Give us feedback

Young age strong mitigating factor in sentencing

R v Finnerty (Daniel Mark) [2016] EWCA Crim 1513

The Court of Appeal quashed an extended sentence given to a 16-year old. He had previously undiagnosed ADHD, dyslexia and dyspraxia. In the court’s judgment, it considered that the appellant’s young age was of particular importance when it came to sentencing. This reaffirms the principle in the Overarching Principles – Sentencing Youths1 that generally a child should be dealt less harshly than an adult offender.


The appellant in this case was originally sentenced by Winchester Crown Court. The sentence consisted of one year in custody for simple arson (count one) and a concurrent term of four years in custody for arson reckless as to whether life was endangered (count two) with an extension period of three years making a total concurrent extended determinate term of seven years for count two. He had committed arson on two occasions, on 22nd and 23rd June 2015 – on the latter occasion he was reckless as to whether life was endangered.

The Court of Appeal quashed the extended sentence and substituted it for a term of three and a half years giving him full credit for his guilty plea.

The appellant was 16 at the time of the offences and pleaded guilty at the first reasonable opportunity. He had been on remand in custody for several months prior to his sentencing hearing, during which time the Court of Appeal noted that he had been provided with structure and support which had previously been lacking and his dyslexia and dyspraxia had been diagnosed and, perhaps for the first time, he was achieving educationally. He had shown genuine remorse for his behaviour.

The Court of Appeal gave two reasons for quashing the extended sentence. The first is that the conclusion by the trial judge that the appellant presented a significant risk of future harm was not justified and therefore the Judge was not entitled to pass an extended sentence. The second reason was that considering the aggravating and mitigating factors, the Judge was not entitled to regard these as offences which justified a sentence of six years after trial or four years after credit for a guilty plea.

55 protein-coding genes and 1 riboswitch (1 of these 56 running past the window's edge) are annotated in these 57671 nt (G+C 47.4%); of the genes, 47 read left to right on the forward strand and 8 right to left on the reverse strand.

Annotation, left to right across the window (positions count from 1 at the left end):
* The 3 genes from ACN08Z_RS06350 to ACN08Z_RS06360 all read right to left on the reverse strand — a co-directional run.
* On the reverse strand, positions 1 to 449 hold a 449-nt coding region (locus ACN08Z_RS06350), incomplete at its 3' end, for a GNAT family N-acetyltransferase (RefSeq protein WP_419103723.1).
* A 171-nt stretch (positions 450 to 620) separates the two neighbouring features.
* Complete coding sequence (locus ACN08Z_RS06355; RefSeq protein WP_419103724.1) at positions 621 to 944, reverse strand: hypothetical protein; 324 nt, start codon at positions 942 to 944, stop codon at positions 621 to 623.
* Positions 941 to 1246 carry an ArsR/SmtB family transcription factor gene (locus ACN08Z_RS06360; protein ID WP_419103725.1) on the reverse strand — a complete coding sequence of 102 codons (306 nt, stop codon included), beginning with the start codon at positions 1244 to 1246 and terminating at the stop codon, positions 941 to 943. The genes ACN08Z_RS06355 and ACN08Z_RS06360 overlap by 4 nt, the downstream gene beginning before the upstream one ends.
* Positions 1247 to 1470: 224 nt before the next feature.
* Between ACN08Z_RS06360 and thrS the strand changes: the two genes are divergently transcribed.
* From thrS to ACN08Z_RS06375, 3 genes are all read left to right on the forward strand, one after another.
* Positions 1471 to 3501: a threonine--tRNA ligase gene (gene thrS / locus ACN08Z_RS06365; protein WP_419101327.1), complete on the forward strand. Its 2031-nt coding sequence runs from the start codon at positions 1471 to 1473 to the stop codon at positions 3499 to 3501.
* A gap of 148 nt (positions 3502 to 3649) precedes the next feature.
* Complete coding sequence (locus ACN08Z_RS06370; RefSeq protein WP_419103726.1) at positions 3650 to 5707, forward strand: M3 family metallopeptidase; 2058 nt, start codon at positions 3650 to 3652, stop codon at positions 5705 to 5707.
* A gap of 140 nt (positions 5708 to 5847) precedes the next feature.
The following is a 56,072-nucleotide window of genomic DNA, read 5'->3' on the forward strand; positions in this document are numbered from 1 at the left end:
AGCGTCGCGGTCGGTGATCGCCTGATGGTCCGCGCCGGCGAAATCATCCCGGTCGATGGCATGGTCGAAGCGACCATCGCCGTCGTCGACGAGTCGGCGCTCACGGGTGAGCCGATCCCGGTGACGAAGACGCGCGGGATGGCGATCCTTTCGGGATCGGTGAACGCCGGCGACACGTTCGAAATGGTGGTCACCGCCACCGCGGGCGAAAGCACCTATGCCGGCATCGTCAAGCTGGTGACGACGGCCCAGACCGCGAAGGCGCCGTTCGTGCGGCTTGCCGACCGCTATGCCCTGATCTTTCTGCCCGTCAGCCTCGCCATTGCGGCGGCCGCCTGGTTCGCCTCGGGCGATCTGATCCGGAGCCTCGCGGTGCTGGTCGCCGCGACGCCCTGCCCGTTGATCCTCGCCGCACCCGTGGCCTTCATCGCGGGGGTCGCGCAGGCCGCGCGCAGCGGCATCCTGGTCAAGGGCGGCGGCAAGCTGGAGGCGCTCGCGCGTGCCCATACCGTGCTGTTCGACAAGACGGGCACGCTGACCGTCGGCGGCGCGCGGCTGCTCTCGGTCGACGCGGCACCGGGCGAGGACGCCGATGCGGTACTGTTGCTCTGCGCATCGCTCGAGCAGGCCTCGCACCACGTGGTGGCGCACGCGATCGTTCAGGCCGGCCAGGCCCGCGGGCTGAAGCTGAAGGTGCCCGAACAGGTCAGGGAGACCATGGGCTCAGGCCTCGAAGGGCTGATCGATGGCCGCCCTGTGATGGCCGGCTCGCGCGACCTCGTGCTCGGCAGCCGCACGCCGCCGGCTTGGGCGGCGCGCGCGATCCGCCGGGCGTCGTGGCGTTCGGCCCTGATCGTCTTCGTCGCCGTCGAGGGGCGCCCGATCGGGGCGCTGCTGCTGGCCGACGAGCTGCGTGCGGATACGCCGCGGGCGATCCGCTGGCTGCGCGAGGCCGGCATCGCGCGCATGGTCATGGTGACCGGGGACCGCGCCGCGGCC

In order to impose an extended sentence, one of the conditions is that the current offence justifies an appropriate custodial term of at least four years.

There were also several mitigating factors, which included his undiagnosed ADHD and the unplanned and spontaneous nature of the offences. The court regarded the appellant’s age as of particular importance. Mr Justice Nicol giving the judgment of the court stated:

“The Appellant’s age – 16 at the time of the offences, 17 when he came to be sentenced – is of particular importance. It affects the Court’s approach to the different objectives of the sentencing process and the greater focus that has to be given to signs that the offences were affected by immaturity.” [paragraph 46]


This case is useful as it highlights the appeallant’s young age as a critical factor when determining whether to impose an extended sentence. Children’s and young adults’ immaturity and brain development was highlighted in a recent Justice Committee report on young adults in the criminal justice system. Read our legal update on child and adolescent brain development and its impact on propensity to criminal behaviour.

Practitioners should also be aware that the Sentencing Council has published new draft guidelines for the sentencing of young people: Draft Overarching Principles: Sentencing Youths. The principle that a young person will be dealt with less severely than an adult can be found at paragraph 4.4. The justification for the principle is that “young people are unlikely to have the same experience and capacity as an adult to understand the effect of their actions on other people or to appreciate the pain and distress caused and because a young person may be less able to resist temptation, especially where peer pressure is exerted.” This is especially so if the young person has undiagnosed ADHD or autism spectrum disorder, as in this case.


By Paul Erdunast (YJLC Legal Researcher)


  1. Sentencing Guidelines Council, November 2009, para 3.1  (back)